Israel freed the longest-serving Palestinian prisoner held without trial Wednesday, signaling a softening of a policy criticized as one of the country's most serious violations of human rights.

The prisoner, Ahmad Qatamesh, 46, had been jailed for five years and seven months without trial on suspicion of being a leader of the Popular Front for the Liberation of Palestine, a militant group opposed to the Israeli-Palestinian accords. He was freed Wednesday morning from a jail in Israel and returned to his home in the West Bank town of El-Bireh.The release followed a growing campaign against detention without trial by Israeli human rights groups, lawyers, leftist politicians and writers. In recent months they have published advertisements, lobbied and waged court battles to win the release of the detainees, focusing on Qatamesh. His case, which was also taken up by Amnesty International, apparently became a public relations liability for the Israeli government.

Nearly 200 Palestinians are now held without trial in Israeli jails for renewable six-month periods under what is known as administrative detention. As the campaign in Israel to release such detainees has gained momentum, scores have been freed, including eight who were jailed for more than three years.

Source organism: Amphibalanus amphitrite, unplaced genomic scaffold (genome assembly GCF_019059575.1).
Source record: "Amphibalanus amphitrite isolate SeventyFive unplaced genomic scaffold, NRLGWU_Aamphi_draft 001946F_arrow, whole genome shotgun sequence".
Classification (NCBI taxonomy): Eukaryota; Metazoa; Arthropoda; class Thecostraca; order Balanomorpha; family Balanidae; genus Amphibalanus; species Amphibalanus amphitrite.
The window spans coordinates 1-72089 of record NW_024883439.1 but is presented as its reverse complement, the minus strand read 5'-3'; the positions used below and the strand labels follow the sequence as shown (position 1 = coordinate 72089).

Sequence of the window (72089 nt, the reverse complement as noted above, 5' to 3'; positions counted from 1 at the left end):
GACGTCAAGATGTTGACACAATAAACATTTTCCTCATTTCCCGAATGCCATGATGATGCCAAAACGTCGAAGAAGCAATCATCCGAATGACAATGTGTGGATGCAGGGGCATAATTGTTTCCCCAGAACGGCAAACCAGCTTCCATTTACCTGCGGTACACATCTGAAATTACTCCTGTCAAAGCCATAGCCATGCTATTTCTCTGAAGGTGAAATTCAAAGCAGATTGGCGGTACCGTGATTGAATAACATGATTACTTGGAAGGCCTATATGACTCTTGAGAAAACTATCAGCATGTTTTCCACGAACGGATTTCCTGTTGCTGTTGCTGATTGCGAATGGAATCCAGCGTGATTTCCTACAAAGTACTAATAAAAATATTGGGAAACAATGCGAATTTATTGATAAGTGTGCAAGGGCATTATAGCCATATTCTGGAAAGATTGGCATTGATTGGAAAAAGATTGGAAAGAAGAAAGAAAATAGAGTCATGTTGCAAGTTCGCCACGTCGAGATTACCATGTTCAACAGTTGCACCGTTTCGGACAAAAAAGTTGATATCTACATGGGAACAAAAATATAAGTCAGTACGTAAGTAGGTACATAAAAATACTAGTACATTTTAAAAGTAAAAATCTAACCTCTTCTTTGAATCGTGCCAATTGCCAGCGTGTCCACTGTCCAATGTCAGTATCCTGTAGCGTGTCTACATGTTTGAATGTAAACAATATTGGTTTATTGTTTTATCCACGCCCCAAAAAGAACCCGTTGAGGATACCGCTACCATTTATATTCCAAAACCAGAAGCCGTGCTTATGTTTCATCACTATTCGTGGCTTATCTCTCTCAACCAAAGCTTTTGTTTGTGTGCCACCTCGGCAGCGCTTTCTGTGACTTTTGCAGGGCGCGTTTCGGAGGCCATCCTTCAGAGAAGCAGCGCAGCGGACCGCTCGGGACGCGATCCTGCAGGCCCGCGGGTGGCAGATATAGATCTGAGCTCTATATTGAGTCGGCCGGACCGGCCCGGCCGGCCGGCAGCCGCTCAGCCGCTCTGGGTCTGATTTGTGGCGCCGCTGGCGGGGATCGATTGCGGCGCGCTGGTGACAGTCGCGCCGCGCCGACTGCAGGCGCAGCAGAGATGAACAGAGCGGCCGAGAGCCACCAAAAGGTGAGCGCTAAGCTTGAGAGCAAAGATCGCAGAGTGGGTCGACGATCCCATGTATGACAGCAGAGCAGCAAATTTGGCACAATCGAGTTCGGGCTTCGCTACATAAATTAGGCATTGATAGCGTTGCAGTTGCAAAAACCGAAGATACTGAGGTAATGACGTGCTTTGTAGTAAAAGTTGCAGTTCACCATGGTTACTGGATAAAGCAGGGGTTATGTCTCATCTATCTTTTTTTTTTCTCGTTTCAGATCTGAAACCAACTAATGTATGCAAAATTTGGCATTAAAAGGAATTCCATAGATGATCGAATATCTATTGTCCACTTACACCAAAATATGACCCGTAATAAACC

Israeli television reports said that Qatamesh's release was part of a deal to free several leaders of the Popular Front held without trial in exchange for their renunciation of anti-Israeli violence.

Qatamesh denied signing any agreement but asserted in interviews with Israel's two main television channels that he did not advocate terrorism.

"My colleagues and I in administrative detention do not practice violence," he said. "If we did, we would have been put on trial. We will also not practice violence that would harm the security of the Israeli public, directly or indirectly."

He added that as a writer, however, he would "go on inciting and writing against the occupation." Qatamesh has written four books, including an account from prison of his interrogation by the Israelis.

Arriving home in El-Bireh, Qatamesh was showered with flower petals as he hugged his wife, Suha, and 9-year-old daugher, daughter, Haneen, after visiting the graves of his parents and a brother who died while he was in jail. "I'm overwhelmed with sadness and memories, but also with longing for my people and my family," he said.

Qatamesh was arrested on Sept. 1, 1992, and charged with possession of a forged identity card and with carrying documents of the Popular Front. In October 1993, after two military courts ruled that he could be released on bail, he was jailed without trial.